* Permitted, but likely an inadvertency on the part of the font creator.


    FWIW The background to my question is an endeavor to derive an algorithm for font family names and weight variations. It's proving more complicated than I imagined. The only documentation I've found so far is:

        Font selection model used by Windows Presentation Foundation: description and guidelines.
        by Mikhail V. Leonov, David C. Brown, Dated 2006.
        Found at: https://www.noesisengine.com/bugs/file_download.php?file_id=1356&type=bug

    So it's not a question about what a font designer/creator needs to do to ensure their font will work with all applications and on all platforms (nightmarishly complicated it seems) but how an application should treat what font designers/creators have done in say, the past 10 years, and are likely to do in the next ten years. For this reason it's a discussion that's maybe not appropriate to this forum. OTOH, there does not seem to be anywhere else: the OpenType list is great, but a little druidic for an outsider.

    AFAIK none of the fonts I've been testing with are variable fonts. All were/are fonts downloaded from Google Fonts and found on my system.

    Getting back to the original question, since my post I've come across the 'Fira Sans' OTF font family, downloaded from somewhere in 2015, with 16 different weights. *Five* (!) of these weights have

        usWeightClass="100"

    i.e. 'Thin', 'Hair', 'Two', 'Four', 'Eight'.

    Adobe InDesign CS6 manages to disambiguate them into a selection list 32 items long (including Italic variations), even listing the cryptic 'Ultra' (should be 'UltraHeavy'?) at the end. That's based on the 'Ultra' usWeightClass. The fonts with duplicated weight classes are sorted alphabetically. The algorithm Adobe uses to do this is presumably secret sauce.

    Another puzzling wrinkle: downloading 'Fira Sans' from

        https://fonts.google.com/specimen/Fira+Sans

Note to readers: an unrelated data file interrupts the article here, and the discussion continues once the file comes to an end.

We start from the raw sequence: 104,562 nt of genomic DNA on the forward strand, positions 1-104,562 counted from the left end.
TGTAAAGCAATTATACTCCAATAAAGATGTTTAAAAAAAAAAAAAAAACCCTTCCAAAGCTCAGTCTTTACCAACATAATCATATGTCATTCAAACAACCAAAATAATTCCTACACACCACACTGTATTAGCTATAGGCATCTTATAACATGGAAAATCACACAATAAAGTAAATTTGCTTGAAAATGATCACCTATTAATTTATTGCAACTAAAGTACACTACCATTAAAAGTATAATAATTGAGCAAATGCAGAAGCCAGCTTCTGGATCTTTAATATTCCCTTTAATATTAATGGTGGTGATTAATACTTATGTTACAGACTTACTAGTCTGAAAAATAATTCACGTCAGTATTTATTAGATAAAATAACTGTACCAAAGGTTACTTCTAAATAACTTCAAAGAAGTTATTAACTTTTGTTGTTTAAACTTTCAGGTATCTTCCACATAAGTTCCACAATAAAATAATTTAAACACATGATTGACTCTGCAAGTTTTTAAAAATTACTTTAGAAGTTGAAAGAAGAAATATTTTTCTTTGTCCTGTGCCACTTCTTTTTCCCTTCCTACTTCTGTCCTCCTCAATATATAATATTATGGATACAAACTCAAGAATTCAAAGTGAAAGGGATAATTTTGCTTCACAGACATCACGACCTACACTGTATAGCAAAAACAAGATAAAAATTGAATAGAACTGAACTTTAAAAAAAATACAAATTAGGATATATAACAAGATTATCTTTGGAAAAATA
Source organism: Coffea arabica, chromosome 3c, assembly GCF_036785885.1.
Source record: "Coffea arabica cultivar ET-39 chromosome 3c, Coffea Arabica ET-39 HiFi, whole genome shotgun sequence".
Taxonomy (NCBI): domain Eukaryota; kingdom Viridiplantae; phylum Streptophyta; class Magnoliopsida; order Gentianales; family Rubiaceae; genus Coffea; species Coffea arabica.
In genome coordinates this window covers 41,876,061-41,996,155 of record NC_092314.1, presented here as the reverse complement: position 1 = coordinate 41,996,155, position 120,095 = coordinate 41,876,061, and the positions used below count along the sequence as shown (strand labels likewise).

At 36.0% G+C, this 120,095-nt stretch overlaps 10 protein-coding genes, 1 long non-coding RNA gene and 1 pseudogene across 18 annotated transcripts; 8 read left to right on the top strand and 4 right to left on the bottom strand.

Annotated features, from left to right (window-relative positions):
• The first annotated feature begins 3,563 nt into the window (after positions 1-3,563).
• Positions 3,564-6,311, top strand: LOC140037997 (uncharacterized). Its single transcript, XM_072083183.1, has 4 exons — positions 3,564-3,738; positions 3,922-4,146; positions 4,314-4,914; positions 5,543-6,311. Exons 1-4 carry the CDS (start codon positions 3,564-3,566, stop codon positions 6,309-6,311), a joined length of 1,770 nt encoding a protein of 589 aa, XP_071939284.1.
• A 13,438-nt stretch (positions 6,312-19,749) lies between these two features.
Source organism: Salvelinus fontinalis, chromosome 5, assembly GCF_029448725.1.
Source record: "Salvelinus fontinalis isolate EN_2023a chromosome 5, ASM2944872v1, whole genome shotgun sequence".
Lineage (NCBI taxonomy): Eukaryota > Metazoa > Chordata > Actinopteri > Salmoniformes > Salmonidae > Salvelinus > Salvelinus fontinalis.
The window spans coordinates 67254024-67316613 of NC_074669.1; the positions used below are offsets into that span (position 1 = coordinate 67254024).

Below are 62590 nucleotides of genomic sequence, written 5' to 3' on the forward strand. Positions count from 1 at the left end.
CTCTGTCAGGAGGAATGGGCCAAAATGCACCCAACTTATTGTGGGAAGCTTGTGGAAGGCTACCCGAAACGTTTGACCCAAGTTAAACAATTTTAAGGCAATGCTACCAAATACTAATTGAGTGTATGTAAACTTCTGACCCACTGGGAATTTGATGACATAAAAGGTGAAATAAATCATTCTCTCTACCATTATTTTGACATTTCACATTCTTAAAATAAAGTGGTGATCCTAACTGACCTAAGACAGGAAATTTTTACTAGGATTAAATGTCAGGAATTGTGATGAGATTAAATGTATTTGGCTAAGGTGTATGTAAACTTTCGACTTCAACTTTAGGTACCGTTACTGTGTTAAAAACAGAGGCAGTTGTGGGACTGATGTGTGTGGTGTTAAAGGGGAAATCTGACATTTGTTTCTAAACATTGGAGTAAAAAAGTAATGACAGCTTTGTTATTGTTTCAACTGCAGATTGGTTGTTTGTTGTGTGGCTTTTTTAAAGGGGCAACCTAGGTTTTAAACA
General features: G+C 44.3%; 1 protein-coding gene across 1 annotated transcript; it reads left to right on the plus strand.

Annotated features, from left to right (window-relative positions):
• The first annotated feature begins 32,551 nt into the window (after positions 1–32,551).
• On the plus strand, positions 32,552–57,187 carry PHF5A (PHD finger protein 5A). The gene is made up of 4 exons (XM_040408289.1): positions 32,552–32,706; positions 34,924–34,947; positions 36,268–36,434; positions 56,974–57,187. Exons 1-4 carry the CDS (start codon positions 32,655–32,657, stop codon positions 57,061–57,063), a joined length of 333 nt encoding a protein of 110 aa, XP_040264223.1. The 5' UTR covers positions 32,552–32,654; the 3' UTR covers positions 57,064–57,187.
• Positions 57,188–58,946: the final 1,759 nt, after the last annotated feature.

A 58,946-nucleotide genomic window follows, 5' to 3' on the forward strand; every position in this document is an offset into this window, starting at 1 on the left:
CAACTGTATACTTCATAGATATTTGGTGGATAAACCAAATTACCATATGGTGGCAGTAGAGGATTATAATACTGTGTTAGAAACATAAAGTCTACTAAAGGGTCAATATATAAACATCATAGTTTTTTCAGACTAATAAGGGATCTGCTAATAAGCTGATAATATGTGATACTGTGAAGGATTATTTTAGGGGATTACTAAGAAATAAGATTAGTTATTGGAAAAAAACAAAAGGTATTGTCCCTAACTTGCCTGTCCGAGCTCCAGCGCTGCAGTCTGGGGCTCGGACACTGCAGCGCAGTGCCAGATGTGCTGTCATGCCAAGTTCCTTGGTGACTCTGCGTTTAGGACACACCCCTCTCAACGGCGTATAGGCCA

a few days ago, the font has become a TTF and the following weights have disappeared:

        Eight, Four, Two, Hair, Ultra, UltraLight and Book.

    *And* the usWeightClass for 'Thin' has changed from 100 to 250. There are no longer any duplicated usWeightClass values.

    Reading the runes of the OpenType specification it's hard to see the need for the weight class change for 'Thin' from 100 to 250.

    A cursory check of 1200 font files on a Windows system showed:

        1000 TTFs of which 12 contained usWeightClass = 100
         200 OTFs of which 0 contained usWeightClass = 100

    Ideally a font d/l site could do a more extensive analysis.

    Conclusion: an application cannot assume that members of font family should have no duplicated usWeightClass values (apart from for Italic variations). Which agrees, sort of, with all the comments kindly posted above.

    Thanks again,

    Rick

    PS.
    As an outsider, on the font deciphering side rather than on the font creation side, Pedro Mascarenhas's idea for a recommended list of font weight numbers and associated names seems attractive, regardless of one font's 'Thin' possibly being heavier than another font's 'Black'.

        https://typedrawers.com/discussion/3955/what-is-the-proper-name-to-give-to-each-weight-tyms-weights-tw-thesis

    at least for Latin script or alphabetic fonts. At anyrate it would make life easier for developers wanting to create a selection mechanism for typographic font families.

    PPS.
    Traipsing around this site a bit more since, I see people talking about font families with 40+ styles, For now I'm closing my eyes to that (-:. And different opinions as to how such choices should be presented to benighted end-users. Maybe an area for standardization?